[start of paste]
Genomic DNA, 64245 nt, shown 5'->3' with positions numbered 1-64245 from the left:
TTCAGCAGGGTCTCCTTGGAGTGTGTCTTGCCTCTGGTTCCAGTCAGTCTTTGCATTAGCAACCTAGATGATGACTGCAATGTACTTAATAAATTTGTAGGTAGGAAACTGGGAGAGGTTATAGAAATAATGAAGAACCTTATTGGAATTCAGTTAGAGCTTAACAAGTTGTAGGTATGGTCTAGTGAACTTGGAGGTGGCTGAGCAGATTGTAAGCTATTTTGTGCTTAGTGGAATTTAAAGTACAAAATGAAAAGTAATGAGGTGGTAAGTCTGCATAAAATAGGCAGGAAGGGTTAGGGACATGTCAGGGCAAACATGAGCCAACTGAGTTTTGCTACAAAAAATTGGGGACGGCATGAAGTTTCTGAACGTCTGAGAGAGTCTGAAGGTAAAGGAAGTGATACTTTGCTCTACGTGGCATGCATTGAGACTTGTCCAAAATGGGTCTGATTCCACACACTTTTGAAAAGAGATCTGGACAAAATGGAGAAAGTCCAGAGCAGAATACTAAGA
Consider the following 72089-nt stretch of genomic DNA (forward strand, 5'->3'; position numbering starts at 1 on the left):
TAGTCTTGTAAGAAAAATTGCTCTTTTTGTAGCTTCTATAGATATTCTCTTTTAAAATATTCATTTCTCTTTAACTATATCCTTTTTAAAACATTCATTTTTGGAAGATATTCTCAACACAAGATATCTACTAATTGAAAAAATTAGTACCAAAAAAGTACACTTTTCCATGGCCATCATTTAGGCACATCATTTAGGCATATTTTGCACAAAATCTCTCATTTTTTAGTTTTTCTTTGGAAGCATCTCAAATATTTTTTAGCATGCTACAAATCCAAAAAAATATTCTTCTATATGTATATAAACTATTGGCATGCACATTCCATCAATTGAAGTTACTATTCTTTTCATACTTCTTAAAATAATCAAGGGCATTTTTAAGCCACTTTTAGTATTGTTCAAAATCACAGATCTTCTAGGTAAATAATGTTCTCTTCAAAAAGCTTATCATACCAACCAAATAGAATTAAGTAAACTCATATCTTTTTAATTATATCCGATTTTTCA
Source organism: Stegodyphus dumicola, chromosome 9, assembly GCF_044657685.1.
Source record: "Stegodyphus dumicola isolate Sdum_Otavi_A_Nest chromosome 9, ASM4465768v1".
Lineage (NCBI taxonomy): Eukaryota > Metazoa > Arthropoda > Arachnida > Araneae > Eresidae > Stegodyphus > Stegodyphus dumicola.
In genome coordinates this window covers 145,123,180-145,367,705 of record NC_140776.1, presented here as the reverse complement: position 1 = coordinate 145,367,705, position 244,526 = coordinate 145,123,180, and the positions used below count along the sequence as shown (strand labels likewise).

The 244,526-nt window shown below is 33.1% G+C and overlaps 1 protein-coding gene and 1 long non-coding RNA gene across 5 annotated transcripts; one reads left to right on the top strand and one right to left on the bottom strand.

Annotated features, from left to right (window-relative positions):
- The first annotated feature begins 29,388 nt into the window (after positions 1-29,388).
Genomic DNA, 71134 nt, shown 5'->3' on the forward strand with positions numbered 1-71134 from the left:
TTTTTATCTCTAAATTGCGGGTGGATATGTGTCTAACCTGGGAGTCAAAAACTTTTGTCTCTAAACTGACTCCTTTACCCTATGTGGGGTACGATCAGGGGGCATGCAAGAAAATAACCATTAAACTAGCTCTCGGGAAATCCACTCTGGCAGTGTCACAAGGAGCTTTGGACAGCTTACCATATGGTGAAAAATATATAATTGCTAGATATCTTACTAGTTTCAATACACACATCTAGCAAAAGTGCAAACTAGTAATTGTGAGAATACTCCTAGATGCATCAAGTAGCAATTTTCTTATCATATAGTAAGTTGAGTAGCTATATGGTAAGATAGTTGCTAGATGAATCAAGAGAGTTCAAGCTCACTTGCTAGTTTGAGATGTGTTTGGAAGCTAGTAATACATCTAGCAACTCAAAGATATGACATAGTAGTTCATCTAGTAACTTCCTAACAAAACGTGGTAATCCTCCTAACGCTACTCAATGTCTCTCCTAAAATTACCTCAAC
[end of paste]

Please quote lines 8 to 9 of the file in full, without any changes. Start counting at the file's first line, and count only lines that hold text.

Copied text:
In genome coordinates this window covers 145,123,180-145,367,705 of record NC_140776.1, presented here as the reverse complement: position 1 = coordinate 145,367,705, position 244,526 = coordinate 145,123,180, and the positions used below count along the sequence as shown (strand labels likewise).

The 244,526-nt window shown below is 33.1% G+C and overlaps 1 protein-coding gene and 1 long non-coding RNA gene across 5 annotated transcripts; one reads left to right on the top strand and one right to left on the bottom strand.